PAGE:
What are Bed Bugs?


We’ve all heard the saying “Sleep tight, don’t let the bedbugs bite” – But what are bed bugs anyway?

Bed bugs are actually very different than people think.  Let’s learn a little bit more about what bed bugs are, and dispel some of the common myths.

What are Bed Bugs?

Bed bugs are small insects, that look very much like a small beetle, but they are incredibly flat, like a tick.   They live indoors, and specifically in and around areas with a food source.  

Bed bugs feed on blood, and preferably human blood.  They prefer to live in hidden areas of your bedroom, specifically around your bed.  Typical hiding places include: your mattress, boxsprings, bed railings, furniture, electrical outlets, carpet, and wall hangings.

Bed bugs “bite” humans to feed on their blood, and in doing so, leave swollen marks that itch intensely.  Bed bug bites are so uncomfortable for most people, that they have difficulty sleeping, and even functioning normally during the day.

We also cannot emphasize enough how good bed bugs are at hiding.  Due to their small size, and flat structure, they prefer to hide in difficult to reach areas.  In fact, most people never actually see them, they just see the bites from getting bitten.

Bed bugs have no wings and do not fly.  They do crawl using their legs and can move about very quickly.

While bedbugs will feed on other animals in your home, like pets, rats, and mice, they far prefer human blood, and actively seek it out.  Adults, children, black or white, it doesn’t matter.  All humans are targets.

Bed bugs do not pose any health risk at this time.  They have been proven to carry disease, but not transmit it from host to host like mosquitos.

How Big Are Bed Bugs?

Contrary to popular belief, bed bugs are not microscopic, but they aren’t real big either.

Adult bed bugs are about the size of an apple seed (4.5mm – 5mm).  Adult bed bugs are brownish in color, and generally are reddish brown, shortly after they’ve eaten blood. 

Size varies by which stage of the bed bug lifecycle they are in.  Bed bugs need to feed in order to progress through the lifecycle.  Bed bugs generally feed every few days and take about 10-15 minutes to fully engorge themselves.

They typically feed in a “breakfast, lunch and dinner” pattern, with one bite for each.  This feeding pattern generally leaves a very telltale and signature bite pattern of three marks in a straight line.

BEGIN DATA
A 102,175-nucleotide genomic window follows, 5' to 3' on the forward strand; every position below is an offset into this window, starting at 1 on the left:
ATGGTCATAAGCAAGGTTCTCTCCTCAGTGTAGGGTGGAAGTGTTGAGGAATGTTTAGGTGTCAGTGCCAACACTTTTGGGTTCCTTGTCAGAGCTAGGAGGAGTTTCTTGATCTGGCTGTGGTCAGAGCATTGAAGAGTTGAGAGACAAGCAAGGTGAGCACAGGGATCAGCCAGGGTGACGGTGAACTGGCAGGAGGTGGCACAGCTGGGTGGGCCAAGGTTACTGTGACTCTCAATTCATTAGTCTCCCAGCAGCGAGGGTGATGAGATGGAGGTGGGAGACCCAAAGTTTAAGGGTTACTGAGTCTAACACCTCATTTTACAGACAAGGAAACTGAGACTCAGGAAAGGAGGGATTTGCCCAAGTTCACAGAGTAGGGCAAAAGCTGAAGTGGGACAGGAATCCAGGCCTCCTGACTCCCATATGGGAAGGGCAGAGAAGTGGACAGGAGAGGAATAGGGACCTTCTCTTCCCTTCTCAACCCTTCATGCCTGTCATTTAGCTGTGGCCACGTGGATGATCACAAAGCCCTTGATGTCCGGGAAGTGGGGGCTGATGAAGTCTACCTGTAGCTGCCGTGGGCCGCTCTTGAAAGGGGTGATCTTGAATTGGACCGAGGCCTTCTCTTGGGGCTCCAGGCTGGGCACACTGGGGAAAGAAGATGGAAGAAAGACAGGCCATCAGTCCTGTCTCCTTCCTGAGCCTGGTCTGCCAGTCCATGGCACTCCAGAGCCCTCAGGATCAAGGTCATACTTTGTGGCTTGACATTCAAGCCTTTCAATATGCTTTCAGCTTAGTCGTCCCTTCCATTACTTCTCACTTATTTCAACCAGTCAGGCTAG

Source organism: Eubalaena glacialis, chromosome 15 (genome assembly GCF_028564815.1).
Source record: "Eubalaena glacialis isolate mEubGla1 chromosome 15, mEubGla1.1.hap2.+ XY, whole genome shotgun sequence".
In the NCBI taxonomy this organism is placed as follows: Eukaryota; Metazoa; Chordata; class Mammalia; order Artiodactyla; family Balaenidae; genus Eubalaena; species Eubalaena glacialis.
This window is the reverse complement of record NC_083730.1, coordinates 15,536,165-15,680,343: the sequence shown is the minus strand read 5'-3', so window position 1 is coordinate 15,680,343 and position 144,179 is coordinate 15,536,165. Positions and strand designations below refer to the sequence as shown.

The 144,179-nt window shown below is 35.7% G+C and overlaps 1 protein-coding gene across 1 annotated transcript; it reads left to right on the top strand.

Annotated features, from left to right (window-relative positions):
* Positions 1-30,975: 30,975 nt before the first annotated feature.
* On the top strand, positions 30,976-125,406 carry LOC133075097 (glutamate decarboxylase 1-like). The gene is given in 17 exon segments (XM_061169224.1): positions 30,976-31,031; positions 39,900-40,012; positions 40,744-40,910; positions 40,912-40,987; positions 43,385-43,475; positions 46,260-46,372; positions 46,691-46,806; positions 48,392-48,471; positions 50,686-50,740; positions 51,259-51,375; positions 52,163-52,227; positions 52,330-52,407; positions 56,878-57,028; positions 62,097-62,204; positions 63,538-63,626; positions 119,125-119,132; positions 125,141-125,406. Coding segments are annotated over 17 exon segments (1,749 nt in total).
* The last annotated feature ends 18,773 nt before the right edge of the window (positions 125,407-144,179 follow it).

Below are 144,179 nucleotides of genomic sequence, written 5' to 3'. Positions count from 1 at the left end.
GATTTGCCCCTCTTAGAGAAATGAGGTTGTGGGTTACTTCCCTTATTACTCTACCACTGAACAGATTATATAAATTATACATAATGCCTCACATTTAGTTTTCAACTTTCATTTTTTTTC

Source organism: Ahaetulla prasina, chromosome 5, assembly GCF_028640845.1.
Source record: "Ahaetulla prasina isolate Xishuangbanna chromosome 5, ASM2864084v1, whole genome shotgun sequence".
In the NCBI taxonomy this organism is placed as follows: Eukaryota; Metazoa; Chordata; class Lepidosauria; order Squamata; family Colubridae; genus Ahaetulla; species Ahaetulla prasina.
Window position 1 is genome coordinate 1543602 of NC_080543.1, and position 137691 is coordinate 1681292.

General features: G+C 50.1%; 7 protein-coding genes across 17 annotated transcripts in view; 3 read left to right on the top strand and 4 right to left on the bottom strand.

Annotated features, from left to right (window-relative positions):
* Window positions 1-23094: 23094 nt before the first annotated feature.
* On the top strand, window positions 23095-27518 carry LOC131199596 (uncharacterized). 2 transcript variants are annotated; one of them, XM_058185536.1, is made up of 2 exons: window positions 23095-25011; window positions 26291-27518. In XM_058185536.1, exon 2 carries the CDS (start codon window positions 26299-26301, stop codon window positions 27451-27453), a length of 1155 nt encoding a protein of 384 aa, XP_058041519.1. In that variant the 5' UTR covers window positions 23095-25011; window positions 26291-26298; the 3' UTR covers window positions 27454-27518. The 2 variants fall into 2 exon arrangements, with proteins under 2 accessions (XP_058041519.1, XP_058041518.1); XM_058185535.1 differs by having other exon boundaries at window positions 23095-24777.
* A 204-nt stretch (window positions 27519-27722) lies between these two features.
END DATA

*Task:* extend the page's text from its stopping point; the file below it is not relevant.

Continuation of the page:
Bed Bug Bites

Generally, while people are sleeping, bed bugs come out of hiding, and penetrate your skin, with a needle-like nose they have.  While doing so, their saliva is also injected.   Their saliva has a numbing agent in it, that keeps you from feeling the bite.  Using this needle-like nose, they draw blood and consume it.

They will generally do 2 -3 separate feedings at a time.   

The numbing agent in their saliva, often causes your skin to have an allergic reaction.   This allergic reaction generally shows up within a few hours and causes red irritated areas on the skin, that often have bumps.   They look very similar to other bug bites and itch severely in most cases.

What makes bed bug bites distinguishable in most cases, is that they are in lines, and the bites are in groups of 2 or 3.  You can see this distinct pattern in the photo below of young child, that has been severely bitten.

Bed Bug Bites Child

Young girl with legs covered in bed bug bites

You can find out more about bed bug bites and how to treat them in our Bed Bug Bites guide.  Treating bed bug bites is very important to minimize the risk of infection.

Bed Bug Life Cycle

Female bed bugs lay hundreds of eggs over their lifetime.  Eggs are very small, white in color, and sticky.  They are generally located in difficult to reach and hidden areas.   The combination of them being small, sticky, and hard to reach make them very difficult to treat and remove.

Photographer: Dr. Harold Harlan

Female bed bugs generally lay eggs 3-4 times a year, and the eggs can develop into fully grown adults within a month, in ideal conditions.   Learn more about the Bed Bug Life Cycle.

Where do Bed Bugs Hide?

Frankly, bed bugs can hide in almost any part of your house, or in a business.   They generally stay within close proximity of their food source (that would be you), so the most common location for them is in your bedroom, where you sleep.   They can be found in other locations, like living rooms and even bathrooms.